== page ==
Let’s try to draw some conclusions. Let’s tie together all of the loose ends, all of the theories, all of the evidence.
Can we come up with one explanation that encompasses everything we have talked about?
I think we can. You might not like it.
The most obvious thing to say is that we cannot prove definitively that God does or does not exist. I have not yet seen a feat of logic that convinces me. Sorry, Aquinas and Dawkins. Your attempts at knockout blow don’t work.
That’s why the title of this series is “God Maybe”. While there is room for doubt there can be no certainty. We might be 99.9% certain of something, but we ought to have the honesty to admit the presence of the remaining 0.1%.
Now for the difficult bit. If you follow a religion right now, there is a very strong possibility that your religion is wrong on some or all of the details.
We know that mankind invents gods. We know that religions evolve, change and sometimes die out. We know that there are 4,200 active religions on this earth. We know that there is no dominant world religion, and that your religion is mostly a postcode lottery based on where you are born.
It is possible that one religion is right and all the others are wrong. That’s the “maybe” part of our title again. But it seems highly unlikely.
When you look at your religion, you are seeing the narrow perspective of your own culture and the teachings of your religion. If you look across all religions, all countries and all times, it becomes harder and harder to accept the idea that any one religion is right.
If there is a God, we almost certainly don’t understand him.
Then again, how could we? If there is a supernatural being with powers far greater than ourselves, how could we possibly hope to understand him? Does an ant understand a skyscraper, or a car or a computer?
So we look for evidence. And it turns out that evidence of the existence of god is hard to find. We have nothing to show conclusively that prayer works. It certainly doesn’t seem to affect the lottery or whether people recover from illness – apart from the placebo effect. Miracles can be explained rationally. Religions’ views of the creation of the world run straight into far better explanations such as evolution.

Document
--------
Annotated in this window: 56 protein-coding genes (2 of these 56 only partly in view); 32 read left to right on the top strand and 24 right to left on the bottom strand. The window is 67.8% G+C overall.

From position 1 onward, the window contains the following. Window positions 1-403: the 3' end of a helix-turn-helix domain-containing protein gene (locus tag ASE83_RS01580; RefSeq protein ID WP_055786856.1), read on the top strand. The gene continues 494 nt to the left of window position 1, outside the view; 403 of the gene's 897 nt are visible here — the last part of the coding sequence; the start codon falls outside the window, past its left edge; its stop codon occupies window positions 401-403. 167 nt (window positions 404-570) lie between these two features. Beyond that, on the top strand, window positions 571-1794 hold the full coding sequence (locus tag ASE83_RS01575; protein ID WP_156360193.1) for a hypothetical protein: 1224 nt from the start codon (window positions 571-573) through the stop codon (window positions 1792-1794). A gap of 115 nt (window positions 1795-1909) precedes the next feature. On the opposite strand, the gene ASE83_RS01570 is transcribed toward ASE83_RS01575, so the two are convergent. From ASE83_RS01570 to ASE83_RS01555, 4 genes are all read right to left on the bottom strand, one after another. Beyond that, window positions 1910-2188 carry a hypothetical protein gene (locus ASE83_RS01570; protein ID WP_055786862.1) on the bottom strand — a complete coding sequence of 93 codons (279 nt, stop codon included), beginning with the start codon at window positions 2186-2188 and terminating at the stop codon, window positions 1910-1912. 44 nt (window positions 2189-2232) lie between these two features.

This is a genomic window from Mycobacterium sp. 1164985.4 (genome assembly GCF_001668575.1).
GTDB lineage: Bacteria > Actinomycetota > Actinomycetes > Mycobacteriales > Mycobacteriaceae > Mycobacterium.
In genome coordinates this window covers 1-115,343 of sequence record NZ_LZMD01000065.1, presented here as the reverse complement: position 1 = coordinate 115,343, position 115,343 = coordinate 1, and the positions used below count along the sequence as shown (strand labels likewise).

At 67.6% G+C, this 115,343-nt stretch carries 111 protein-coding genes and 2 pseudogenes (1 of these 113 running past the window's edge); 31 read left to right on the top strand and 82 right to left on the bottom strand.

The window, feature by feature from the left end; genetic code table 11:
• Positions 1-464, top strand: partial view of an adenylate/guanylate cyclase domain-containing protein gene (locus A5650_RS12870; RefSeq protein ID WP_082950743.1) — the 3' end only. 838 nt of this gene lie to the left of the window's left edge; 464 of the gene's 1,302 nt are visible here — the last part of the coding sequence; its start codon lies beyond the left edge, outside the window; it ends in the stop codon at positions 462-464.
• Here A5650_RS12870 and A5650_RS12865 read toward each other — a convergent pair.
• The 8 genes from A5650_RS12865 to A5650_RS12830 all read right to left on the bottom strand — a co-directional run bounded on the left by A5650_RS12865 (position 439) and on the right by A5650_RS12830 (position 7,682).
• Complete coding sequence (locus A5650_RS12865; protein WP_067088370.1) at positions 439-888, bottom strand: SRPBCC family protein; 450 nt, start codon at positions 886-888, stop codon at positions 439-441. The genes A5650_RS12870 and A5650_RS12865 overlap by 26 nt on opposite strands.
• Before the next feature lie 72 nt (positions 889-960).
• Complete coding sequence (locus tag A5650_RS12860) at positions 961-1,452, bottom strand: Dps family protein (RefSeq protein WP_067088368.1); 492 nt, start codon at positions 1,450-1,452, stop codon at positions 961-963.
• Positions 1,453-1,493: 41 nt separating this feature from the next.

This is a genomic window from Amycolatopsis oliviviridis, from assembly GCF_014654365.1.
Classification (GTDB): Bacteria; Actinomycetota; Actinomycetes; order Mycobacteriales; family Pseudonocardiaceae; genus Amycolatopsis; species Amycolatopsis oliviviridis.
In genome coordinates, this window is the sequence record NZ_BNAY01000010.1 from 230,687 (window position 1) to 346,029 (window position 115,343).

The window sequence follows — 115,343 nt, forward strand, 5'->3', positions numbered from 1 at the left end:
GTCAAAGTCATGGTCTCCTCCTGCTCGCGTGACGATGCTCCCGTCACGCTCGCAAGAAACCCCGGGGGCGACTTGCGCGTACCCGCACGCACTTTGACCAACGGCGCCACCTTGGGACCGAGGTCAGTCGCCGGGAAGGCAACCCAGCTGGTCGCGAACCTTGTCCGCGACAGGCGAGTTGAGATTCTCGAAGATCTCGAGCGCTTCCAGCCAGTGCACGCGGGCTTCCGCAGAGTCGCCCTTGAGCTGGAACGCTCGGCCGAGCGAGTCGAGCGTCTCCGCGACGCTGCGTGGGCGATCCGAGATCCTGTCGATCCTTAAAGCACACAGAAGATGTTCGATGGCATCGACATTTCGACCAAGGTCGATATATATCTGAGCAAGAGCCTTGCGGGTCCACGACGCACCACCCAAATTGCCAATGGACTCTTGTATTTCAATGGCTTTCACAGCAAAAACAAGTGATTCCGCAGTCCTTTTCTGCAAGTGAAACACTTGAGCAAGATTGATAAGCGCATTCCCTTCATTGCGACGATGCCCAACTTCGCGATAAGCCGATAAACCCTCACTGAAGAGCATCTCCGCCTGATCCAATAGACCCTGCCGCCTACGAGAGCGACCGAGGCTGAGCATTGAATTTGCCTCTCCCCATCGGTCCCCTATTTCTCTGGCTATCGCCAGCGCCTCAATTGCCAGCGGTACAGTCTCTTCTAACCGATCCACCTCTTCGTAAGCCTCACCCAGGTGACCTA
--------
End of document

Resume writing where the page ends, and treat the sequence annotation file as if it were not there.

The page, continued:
Except for one thing – the faith elephant in the room. Just about every successful human civilization has believed in gods. Civilizations that never had contact with each other all did the same thing. They invented a deity to pray to. And they kept on praying to that deity – or successor deities – for the majority of the time that mankind has been intelligent enough to bang two rocks together without bashing our fingers.
The pattern is too consistent to be ignored or dismissed as a delusion. Something is happening here. We just don’t know what it is.
Here’s my theory …
Let’s start right back at the dawn of civilization. And, I’m sorry, creationists, but that means the big bang, the formation of stars and evolution.
Homo Sapiens develops a range of skills to make up for our relative physical weaknesses. We grow a bigger brain, we communicate with each other, we invent tools to do things that we can’t do with our bare hands, we try to understand the world around us. We are curious. We ask “why” a lot.
Most of our questions are intensely practical. How do we make fire? Which foods are safe to eat? How do we catch animals? How can we build, make, do?
But some questions are much harder to answer. Why does the weather change? Will my crops grow? Will Winter end? How can we cure the sick? What happens when we die?
This is when man invented gods. Very primitive people invented gods in the shape of animals. As we became more sophisticated, our gods came in human form. What else? Humans are the most powerful creatures on earth, so anything capable of making lightning happen must be a very special kind of human.
Over time, these religions evolved. The bits of the religions that didn’t work were quietly dropped. The bits that did work remained. . It took us a few centuries, but we eventually realised that sacrificing animals or even humans didn’t really achieve anything. So we stopped doing that. Just as we stopped burning witches, barbecuing heretics or preaching hell-fire.